Prime Minister Shehbaz Sharif urged the world on Monday to take 'swift action' to assist in rebuilding the lives and futures of the children who have been affected by the floods.
Over 500 children have lost their lives in the unprecedented floods and rains, while a total of around 16 million children have been affected by the diaster, according to official data.
The prime minister stressed the need for a global conversation to focus on the plight of the children who have become victim to Pakistan's flood devastation.
The premier urged the world to take the deaths of these children during the massive floods in Pakistan as a "clarion call" rather than a statistic.
Global conversation on Pakistan's flood devastation should focus on the plight of children. Disaster has adversely affected millions of children with over 500 dead. Let these children not be an arithmetic but a clarion call for swift action to rebuild their lives & future.
“Super floods” in Pakistan have left 3.4 million children in need of “immediate, lifesaving support,” according to UNICEF.
Read PR in financial quagmire amid floodsThe floods were caused by record monsoon rains and have been referred to as “the worst humanitarian disaster in a decade”.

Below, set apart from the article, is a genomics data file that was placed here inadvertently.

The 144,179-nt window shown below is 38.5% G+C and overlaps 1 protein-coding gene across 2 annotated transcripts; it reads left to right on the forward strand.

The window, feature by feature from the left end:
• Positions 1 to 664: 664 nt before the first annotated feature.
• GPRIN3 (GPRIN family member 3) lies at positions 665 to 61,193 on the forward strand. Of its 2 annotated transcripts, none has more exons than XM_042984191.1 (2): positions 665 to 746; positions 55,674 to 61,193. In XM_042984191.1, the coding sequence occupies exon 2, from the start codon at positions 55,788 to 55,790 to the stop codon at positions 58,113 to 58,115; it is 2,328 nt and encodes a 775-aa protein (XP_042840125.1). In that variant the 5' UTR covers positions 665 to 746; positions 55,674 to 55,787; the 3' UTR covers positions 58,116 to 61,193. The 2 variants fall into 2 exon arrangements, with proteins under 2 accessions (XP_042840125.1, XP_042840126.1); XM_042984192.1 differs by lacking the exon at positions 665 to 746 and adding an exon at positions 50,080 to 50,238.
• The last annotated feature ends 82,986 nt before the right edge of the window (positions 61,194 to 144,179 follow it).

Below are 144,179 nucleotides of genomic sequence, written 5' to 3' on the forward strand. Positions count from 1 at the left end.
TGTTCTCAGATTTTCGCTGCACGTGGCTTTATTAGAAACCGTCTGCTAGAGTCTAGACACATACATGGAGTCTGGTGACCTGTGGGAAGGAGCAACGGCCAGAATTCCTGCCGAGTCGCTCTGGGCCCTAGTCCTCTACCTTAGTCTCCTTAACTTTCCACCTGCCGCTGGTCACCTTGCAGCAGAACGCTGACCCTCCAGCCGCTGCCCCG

Following his visit to Sindh this week, UNICEF’s Pakistan Representative Abdullah Fadil said that the floods have impacted 16 million children in total.
The country’s National Disaster Management Authority (NDMA) has updated the death toll from the floods since mid-June to 1,545 people, 552 of them children.
Meanwhile, the total number of people injured by the floods has increased to 12,850, according to a report released by the National Disaster Management Authority (NDMA) report.
Further, it added that as many as 104,072 houses were damaged during the previous day and at least 8,252 heads of cattle were killed in flood-related incidents.
The country fears that floods have caused over $40 billion in economic losses and damages as the National Flood Response Coordination Centre (NFRCC) dismissed the initial assessment of $18 billion.